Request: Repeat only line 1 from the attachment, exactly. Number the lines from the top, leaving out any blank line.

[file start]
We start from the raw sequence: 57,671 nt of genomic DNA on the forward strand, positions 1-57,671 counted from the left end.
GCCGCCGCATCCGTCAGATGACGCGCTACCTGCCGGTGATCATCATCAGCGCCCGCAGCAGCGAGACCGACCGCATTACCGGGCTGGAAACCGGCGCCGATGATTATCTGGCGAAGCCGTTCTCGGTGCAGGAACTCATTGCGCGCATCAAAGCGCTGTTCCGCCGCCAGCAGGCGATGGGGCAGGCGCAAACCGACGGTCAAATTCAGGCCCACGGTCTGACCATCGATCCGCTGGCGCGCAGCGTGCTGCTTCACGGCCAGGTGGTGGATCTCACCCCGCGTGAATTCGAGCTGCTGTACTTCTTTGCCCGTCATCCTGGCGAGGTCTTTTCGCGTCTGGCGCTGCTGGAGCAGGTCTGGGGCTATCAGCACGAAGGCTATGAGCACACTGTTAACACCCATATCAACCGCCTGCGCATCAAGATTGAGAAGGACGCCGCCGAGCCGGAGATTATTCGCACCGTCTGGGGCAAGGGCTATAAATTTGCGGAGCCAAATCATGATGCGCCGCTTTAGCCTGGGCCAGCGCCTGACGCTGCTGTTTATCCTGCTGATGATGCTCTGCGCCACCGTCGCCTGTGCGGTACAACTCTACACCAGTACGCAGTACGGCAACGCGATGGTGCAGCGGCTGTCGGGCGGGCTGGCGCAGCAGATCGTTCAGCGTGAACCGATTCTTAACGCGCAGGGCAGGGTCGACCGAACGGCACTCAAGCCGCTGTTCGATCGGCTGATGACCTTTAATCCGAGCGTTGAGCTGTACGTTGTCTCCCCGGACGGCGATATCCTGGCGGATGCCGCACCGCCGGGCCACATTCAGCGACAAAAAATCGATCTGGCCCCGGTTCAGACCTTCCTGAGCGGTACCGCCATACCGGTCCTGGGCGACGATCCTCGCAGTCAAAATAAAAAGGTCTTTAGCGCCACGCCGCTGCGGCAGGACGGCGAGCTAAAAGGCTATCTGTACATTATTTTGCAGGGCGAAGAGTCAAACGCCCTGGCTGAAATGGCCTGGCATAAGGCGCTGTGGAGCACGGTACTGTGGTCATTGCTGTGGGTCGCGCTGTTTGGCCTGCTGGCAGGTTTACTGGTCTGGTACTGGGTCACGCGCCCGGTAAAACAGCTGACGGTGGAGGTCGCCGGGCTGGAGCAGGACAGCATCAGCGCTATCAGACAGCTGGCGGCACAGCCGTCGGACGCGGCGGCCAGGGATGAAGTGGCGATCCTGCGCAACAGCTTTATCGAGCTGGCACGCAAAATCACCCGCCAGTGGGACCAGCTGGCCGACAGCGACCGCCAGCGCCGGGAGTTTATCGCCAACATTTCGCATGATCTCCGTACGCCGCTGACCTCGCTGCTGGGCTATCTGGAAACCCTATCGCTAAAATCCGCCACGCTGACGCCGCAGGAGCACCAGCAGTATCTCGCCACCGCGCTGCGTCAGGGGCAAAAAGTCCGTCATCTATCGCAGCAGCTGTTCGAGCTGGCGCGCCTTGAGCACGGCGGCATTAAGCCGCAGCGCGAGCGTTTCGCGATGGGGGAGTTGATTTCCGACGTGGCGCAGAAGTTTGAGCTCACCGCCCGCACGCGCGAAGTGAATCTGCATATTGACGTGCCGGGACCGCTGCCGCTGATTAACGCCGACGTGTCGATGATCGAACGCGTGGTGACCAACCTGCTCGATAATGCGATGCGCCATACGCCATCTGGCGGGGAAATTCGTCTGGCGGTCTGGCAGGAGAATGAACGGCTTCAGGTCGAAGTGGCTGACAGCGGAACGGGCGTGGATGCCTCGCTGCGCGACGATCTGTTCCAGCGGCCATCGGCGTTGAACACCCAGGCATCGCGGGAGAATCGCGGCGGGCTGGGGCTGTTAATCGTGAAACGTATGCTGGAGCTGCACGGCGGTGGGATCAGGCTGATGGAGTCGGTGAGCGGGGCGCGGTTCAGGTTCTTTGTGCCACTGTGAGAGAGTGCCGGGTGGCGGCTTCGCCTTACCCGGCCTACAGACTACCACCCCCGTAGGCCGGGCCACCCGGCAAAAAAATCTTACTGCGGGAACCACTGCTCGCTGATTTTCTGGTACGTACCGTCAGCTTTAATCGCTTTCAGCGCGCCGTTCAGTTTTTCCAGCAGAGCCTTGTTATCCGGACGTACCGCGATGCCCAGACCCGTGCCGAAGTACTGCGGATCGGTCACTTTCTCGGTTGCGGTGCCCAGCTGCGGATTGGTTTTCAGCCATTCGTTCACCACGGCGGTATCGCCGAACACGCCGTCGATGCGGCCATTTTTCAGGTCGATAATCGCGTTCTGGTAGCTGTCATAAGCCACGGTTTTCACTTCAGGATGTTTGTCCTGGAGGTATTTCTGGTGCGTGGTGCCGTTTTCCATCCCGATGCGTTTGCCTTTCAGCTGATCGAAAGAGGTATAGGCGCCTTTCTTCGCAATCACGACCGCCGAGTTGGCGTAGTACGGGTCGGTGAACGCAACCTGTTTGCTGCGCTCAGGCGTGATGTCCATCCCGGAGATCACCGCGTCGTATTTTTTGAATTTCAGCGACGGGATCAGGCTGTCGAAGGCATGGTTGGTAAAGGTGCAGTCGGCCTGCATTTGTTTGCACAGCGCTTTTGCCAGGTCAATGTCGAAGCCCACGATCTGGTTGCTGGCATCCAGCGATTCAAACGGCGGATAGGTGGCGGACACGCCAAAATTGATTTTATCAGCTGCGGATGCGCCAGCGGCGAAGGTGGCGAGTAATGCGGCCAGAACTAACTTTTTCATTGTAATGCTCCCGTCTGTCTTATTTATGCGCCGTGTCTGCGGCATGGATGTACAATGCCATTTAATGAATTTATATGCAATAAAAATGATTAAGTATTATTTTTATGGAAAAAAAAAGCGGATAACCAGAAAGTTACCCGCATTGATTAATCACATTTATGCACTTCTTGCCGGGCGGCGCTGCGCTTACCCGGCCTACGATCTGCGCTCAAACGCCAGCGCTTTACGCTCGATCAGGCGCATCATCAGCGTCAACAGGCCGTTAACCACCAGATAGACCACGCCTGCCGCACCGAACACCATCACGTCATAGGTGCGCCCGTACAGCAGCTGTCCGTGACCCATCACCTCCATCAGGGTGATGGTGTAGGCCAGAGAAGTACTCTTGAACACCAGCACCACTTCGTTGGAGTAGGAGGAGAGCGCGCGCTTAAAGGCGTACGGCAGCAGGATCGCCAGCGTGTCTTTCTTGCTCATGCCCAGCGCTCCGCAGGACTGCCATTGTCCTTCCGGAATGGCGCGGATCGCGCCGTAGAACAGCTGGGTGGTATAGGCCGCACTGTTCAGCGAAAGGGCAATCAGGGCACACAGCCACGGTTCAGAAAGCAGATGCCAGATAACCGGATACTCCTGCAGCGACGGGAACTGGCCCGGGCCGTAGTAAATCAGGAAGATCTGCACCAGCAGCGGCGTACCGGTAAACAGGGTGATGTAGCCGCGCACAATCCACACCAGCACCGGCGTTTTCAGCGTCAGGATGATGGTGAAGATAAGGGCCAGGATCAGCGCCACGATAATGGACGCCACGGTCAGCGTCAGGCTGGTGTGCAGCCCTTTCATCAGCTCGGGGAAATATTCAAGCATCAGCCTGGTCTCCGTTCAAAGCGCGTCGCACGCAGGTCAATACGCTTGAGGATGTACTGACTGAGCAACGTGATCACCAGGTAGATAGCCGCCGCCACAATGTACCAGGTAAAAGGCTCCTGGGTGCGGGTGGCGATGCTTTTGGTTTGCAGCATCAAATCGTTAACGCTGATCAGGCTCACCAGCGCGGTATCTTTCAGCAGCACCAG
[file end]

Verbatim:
We start from the raw sequence: 57,671 nt of genomic DNA on the forward strand, positions 1-57,671 counted from the left end.